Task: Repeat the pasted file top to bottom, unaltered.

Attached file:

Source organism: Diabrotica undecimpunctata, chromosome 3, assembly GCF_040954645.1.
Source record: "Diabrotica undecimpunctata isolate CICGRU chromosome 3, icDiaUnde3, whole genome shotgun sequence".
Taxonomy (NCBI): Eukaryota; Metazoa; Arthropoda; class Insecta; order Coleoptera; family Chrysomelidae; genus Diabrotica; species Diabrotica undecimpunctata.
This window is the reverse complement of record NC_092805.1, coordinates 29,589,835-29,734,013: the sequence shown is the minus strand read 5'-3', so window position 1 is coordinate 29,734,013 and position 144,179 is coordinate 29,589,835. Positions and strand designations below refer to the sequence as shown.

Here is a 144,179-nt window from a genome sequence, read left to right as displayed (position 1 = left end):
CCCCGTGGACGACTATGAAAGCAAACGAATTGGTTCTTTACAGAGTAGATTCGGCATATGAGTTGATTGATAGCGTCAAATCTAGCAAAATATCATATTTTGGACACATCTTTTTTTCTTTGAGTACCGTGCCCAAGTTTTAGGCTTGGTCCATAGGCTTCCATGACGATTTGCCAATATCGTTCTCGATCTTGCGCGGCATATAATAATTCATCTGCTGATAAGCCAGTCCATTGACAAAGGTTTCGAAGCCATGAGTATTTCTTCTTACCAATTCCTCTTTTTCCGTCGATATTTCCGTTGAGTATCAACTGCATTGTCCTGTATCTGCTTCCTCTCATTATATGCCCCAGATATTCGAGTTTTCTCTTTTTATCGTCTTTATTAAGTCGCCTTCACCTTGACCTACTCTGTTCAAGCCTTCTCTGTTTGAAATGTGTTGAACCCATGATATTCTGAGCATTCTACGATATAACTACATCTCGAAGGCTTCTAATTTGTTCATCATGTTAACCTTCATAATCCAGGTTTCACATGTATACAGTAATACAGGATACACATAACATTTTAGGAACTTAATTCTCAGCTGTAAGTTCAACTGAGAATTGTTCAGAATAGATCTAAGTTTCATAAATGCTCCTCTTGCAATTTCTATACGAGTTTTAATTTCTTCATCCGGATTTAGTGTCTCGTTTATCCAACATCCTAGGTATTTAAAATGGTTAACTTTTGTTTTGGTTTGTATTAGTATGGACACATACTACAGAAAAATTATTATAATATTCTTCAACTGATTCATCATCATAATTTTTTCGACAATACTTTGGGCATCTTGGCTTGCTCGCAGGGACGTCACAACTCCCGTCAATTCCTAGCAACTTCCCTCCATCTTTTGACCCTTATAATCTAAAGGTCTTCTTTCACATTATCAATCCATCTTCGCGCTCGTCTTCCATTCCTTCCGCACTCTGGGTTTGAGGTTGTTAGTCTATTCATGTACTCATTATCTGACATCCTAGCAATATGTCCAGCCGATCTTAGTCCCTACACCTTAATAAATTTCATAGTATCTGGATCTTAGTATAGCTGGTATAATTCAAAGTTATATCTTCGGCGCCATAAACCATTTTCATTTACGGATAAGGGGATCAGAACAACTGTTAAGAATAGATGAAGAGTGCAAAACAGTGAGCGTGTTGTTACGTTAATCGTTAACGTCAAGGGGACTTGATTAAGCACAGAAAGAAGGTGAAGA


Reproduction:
Source organism: Diabrotica undecimpunctata, chromosome 3, assembly GCF_040954645.1.
Source record: "Diabrotica undecimpunctata isolate CICGRU chromosome 3, icDiaUnde3, whole genome shotgun sequence".
Taxonomy (NCBI): Eukaryota; Metazoa; Arthropoda; class Insecta; order Coleoptera; family Chrysomelidae; genus Diabrotica; species Diabrotica undecimpunctata.
This window is the reverse complement of record NC_092805.1, coordinates 29,589,835-29,734,013: the sequence shown is the minus strand read 5'-3', so window position 1 is coordinate 29,734,013 and position 144,179 is coordinate 29,589,835. Positions and strand designations below refer to the sequence as shown.

Here is a 144,179-nt window from a genome sequence, read left to right as displayed (position 1 = left end):
CCCCGTGGACGACTATGAAAGCAAACGAATTGGTTCTTTACAGAGTAGATTCGGCATATGAGTTGATTGATAGCGTCAAATCTAGCAAAATATCATATTTTGGACACATCTTTTTTTCTTTGAGTACCGTGCCCAAGTTTTAGGCTTGGTCCATAGGCTTCCATGACGATTTGCCAATATCGTTCTCGATCTTGCGCGGCATATAATAATTCATCTGCTGATAAGCCAGTCCATTGACAAAGGTTTCGAAGCCATGAGTATTTCTTCTTACCAATTCCTCTTTTTCCGTCGATATTTCCGTTGAGTATCAACTGCATTGTCCTGTATCTGCTTCCTCTCATTATATGCCCCAGATATTCGAGTTTTCTCTTTTTATCGTCTTTATTAAGTCGCCTTCACCTTGACCTACTCTGTTCAAGCCTTCTCTGTTTGAAATGTGTTGAACCCATGATATTCTGAGCATTCTACGATATAACTACATCTCGAAGGCTTCTAATTTGTTCATCATGTTAACCTTCATAATCCAGGTTTCACATGTATACAGTAATACAGGATACACATAACATTTTAGGAACTTAATTCTCAGCTGTAAGTTCAACTGAGAATTGTTCAGAATAGATCTAAGTTTCATAAATGCTCCTCTTGCAATTTCTATACGAGTTTTAATTTCTTCATCCGGATTTAGTGTCTCGTTTATCCAACATCCTAGGTATTTAAAATGGTTAACTTTTGTTTTGGTTTGTATTAGTATGGACACATACTACAGAAAAATTATTATAATATTCTTCAACTGATTCATCATCATAATTTTTTCGACAATACTTTGGGCATCTTGGCTTGCTCGCAGGGACGTCACAACTCCCGTCAATTCCTAGCAACTTCCCTCCATCTTTTGACCCTTATAATCTAAAGGTCTTCTTTCACATTATCAATCCATCTTCGCGCTCGTCTTCCATTCCTTCCGCACTCTGGGTTTGAGGTTGTTAGTCTATTCATGTACTCATTATCTGACATCCTAGCAATATGTCCAGCCGATCTTAGTCCCTACACCTTAATAAATTTCATAGTATCTGGATCTTAGTATAGCTGGTATAATTCAAAGTTATATCTTCGGCGCCATAAACCATTTTCATTTACGGATAAGGGGATCAGAACAACTGTTAAGAATAGATGAAGAGTGCAAAACAGTGAGCGTGTTGTTACGTTAATCGTTAACGTCAAGGGGACTTGATTAAGCACAGAAAGAAGGTGAAGA